Such a shame, really. When I saw the fight, I thought to myself that there are two ways to approach such a fight:
- Expect to live. Feel victimized by the foe who forces you into the fight. Be torn apart by emotions of anguish, and self-pity. See the enemy as the devil who must be beaten.
- Look into your opponent’s eyes like into the eyes of a friend. Say – and mean: I am ready to die. Are you? I am glad we are having this fight. If this is my last moment on earth, I am honored to share it with you, monster. You are worthy of being fought. This is our intimate moment.
But can you remember a Hollywood movie that would allow for such emotional nuances?
I can hardly. Western movies, with their anti-dialectical approach always portray a fight of good vs. evil. Likely a remnant of Christian culture. The light and the dark side of the force. Good and evil. Et cetera.
The funny thing, of course, is that through repetition of this pattern, it becomes predictable. Since the hero always survives, the audience actually stops to expect anything else. So you need to push further and further to convince the audience that the hero may actually be in danger. More dramatic music, more violent scenes, bigger explosions. In the end, even an exploding world could not possibly excite the audience anymore, because: The hero will always win.
A hero that always wins is not exciting. I remember reading about Game of Thrones and the death of beloved characters. Now, that is a recipe for real excitement and success. Why? Because it shows the audience: Everything can happen. You can never rely on your knowledge of storytelling patterns. We are willing to shock you, to surprise you. And thus you better be in the moment instead of boredly expecting the inevitable.
Thus Hollywood’s sensationalism may really be just a series of attempts to interrupt boredom; boredom rooted in the always satisfied expectation of a happy end. The alternative, of course, is emotional subtlety,, experiencing the moment, embracing all shades of emotions. Even death.
When the real James Bond in the Casino Royale book got captured and awaited torture, what did he think of death? Did he desperately hope to escape? No, that is the way Hollywood makes us feel. The real James Bond knew that that would be futile and stress him too much. The real James Bond did not live in denial, hoping for the real reality to come save him. He was in the moment. Here is what he thought:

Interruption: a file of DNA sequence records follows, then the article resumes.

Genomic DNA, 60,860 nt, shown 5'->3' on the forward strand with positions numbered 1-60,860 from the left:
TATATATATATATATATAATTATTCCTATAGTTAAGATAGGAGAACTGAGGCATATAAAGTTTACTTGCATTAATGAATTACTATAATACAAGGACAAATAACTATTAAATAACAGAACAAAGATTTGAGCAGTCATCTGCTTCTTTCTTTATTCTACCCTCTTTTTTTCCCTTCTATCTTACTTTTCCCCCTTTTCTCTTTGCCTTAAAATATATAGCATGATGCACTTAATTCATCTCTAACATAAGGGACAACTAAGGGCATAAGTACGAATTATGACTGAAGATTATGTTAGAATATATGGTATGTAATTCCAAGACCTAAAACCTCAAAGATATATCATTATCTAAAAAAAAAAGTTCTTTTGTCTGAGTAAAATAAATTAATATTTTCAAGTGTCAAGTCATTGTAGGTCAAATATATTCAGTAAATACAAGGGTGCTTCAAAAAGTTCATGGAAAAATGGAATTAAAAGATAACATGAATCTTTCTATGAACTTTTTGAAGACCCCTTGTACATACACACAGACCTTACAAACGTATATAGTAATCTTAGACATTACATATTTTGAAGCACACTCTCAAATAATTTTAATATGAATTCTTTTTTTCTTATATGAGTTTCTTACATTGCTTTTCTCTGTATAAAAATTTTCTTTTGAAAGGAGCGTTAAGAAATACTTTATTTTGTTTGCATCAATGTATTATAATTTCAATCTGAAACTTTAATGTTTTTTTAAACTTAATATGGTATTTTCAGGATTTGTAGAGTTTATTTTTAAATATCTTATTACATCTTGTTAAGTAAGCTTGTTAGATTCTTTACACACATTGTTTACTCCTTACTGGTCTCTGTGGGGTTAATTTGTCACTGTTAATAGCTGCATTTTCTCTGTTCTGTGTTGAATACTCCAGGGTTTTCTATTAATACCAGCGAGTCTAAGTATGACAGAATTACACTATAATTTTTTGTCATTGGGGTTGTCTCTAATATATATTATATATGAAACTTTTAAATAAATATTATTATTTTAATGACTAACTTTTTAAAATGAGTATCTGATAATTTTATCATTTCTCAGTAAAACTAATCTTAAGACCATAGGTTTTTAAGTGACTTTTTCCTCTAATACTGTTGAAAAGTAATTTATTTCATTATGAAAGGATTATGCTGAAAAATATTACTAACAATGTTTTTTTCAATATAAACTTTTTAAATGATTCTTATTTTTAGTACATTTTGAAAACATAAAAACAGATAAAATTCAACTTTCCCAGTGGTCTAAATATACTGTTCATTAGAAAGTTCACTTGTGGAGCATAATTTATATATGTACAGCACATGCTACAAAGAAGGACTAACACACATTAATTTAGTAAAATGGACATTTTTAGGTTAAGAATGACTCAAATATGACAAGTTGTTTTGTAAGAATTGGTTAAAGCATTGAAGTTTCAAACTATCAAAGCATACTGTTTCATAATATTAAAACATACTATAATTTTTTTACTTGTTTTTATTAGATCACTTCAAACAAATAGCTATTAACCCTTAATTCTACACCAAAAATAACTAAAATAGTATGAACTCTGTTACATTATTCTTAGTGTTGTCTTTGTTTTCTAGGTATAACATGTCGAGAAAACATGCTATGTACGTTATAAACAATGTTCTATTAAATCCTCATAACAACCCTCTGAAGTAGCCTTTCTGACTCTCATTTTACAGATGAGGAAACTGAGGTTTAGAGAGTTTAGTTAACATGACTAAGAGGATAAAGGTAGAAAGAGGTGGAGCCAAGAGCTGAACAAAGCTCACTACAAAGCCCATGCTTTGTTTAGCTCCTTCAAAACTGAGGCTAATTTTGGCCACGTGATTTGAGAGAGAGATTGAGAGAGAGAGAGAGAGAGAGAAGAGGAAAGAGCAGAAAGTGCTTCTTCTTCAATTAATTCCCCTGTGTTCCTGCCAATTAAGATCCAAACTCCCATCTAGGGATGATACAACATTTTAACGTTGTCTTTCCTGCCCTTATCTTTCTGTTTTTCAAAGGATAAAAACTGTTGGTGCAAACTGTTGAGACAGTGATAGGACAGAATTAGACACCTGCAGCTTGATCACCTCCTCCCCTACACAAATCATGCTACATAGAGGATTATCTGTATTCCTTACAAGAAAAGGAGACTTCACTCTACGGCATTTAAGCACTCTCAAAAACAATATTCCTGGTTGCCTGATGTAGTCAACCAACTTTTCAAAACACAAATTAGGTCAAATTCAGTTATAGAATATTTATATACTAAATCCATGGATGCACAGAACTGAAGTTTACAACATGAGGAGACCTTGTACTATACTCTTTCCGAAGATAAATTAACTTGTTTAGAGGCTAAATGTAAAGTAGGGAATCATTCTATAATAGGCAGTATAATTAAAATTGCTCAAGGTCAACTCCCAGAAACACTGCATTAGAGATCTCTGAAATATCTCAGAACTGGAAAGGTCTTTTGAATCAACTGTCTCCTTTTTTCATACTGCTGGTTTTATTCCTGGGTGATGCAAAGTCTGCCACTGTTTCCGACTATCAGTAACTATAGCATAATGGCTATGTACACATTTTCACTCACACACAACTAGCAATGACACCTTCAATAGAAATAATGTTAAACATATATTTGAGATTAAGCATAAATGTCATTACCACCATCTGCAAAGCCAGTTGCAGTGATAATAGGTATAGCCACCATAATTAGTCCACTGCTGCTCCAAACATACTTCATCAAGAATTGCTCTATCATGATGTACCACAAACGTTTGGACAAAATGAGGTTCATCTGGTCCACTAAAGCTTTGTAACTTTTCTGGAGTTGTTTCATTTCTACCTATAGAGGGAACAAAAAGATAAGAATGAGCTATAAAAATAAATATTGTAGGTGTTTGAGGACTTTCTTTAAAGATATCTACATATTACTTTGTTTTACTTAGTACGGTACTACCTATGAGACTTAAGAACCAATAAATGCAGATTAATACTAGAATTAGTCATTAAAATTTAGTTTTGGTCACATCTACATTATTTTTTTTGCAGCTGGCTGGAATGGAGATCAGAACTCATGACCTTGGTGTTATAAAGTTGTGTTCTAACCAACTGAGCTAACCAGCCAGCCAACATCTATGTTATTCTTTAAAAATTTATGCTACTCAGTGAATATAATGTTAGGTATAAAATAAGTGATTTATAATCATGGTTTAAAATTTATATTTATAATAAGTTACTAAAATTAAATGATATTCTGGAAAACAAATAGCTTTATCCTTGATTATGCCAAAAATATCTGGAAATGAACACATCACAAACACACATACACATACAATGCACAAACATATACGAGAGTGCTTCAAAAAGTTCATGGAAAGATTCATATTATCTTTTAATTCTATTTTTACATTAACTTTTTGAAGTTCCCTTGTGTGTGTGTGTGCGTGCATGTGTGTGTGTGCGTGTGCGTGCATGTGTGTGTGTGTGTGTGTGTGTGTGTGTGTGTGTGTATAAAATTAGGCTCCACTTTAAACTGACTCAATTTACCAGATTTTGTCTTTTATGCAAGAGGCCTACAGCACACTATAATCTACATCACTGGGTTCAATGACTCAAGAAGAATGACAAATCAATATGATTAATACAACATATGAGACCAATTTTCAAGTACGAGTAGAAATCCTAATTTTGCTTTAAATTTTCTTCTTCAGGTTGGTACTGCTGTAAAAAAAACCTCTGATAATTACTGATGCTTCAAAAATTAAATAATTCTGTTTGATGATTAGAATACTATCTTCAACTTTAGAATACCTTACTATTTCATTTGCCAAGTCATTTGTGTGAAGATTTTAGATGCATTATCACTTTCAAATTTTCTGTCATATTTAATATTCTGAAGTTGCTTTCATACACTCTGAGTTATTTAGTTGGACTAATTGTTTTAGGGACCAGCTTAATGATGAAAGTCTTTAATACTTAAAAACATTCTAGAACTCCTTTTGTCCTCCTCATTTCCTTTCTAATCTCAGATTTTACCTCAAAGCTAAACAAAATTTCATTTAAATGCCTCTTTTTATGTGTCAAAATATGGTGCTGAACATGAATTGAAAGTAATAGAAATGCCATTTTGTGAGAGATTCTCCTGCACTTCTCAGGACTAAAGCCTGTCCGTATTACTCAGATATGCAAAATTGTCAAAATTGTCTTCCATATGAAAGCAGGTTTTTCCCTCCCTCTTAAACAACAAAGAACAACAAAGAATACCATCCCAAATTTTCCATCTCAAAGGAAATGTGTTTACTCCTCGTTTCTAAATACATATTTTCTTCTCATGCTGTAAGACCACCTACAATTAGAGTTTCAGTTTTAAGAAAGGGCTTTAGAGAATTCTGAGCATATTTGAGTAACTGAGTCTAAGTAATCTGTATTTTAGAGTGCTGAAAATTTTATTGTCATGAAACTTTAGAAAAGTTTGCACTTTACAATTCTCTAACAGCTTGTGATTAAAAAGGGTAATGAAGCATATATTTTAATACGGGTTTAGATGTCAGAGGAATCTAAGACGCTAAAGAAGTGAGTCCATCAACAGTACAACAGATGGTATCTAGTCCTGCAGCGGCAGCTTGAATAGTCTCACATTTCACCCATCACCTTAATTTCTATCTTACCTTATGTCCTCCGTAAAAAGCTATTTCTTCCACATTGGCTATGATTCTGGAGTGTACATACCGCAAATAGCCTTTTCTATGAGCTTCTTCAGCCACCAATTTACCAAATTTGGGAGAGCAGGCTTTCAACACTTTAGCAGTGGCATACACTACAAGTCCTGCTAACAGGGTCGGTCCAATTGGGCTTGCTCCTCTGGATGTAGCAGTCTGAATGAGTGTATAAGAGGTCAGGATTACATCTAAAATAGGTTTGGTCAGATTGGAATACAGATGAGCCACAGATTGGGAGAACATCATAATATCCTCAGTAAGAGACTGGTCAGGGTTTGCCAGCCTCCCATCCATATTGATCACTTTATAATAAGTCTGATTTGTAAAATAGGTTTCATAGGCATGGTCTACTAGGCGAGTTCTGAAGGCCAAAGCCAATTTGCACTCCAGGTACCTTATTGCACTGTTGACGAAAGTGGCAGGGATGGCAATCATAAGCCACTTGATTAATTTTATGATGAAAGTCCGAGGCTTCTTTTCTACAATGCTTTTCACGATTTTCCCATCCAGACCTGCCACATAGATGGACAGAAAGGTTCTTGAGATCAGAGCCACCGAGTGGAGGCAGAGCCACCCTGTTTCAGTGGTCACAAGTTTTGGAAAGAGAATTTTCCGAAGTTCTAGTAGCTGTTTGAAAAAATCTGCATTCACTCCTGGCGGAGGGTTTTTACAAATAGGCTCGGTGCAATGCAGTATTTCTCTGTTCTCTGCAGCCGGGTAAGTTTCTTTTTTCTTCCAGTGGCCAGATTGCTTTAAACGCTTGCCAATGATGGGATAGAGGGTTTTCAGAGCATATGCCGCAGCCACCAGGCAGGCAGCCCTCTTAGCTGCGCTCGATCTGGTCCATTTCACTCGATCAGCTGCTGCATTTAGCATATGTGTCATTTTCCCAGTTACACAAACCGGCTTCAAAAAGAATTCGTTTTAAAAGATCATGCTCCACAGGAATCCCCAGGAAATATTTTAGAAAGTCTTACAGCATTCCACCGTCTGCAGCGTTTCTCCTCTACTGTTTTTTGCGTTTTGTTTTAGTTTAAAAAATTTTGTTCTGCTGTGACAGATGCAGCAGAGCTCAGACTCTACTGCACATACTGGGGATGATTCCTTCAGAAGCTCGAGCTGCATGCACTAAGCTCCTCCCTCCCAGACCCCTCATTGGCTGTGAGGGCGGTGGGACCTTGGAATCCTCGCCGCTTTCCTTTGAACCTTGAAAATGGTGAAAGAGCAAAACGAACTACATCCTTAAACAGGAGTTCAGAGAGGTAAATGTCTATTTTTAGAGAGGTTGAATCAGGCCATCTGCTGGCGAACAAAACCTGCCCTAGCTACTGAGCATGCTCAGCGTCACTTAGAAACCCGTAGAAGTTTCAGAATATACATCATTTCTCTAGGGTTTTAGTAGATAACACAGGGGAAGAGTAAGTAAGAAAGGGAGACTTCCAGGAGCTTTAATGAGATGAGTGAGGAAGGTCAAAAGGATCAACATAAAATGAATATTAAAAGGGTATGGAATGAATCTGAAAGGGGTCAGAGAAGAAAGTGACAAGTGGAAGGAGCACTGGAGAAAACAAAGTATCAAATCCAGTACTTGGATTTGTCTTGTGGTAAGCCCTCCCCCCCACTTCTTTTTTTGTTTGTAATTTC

Bond closed his eyes and waited for the pain. He knew that the beginning of torture is the worst. There is a parabola of agony. A crescendo leading up to a peak and then the nerves are blunted and react progressively less until unconsciousness and death. All he could do was to pray for the peak, pray that his spirit would hold out so long and then accept the long free-wheel down to the final black-out.
So that was the score, thought Bond, with a final sinking of the heart. The ‘unknown destination’ would be under the ground or under the sea, or perhaps, more simply, under the crashed Bentley. Well, if he had to die anyway, he might as well try it the hard way.
There is something mythical, exciting, unknown and very intimate about death. So intimate that it puts at rest all the thoughts of evil oppressors, if you let it. It becomes an ultimately personal experience. Maybe that is why meditating about it actually brings you closer to your self, makes you less caring about other people’s ideas about you.
Hollywood misses this intimacy with death. It seems ignorant of it. Death in Hollywood seems to be only something to be dreaded, feared, avoided, not contemplated.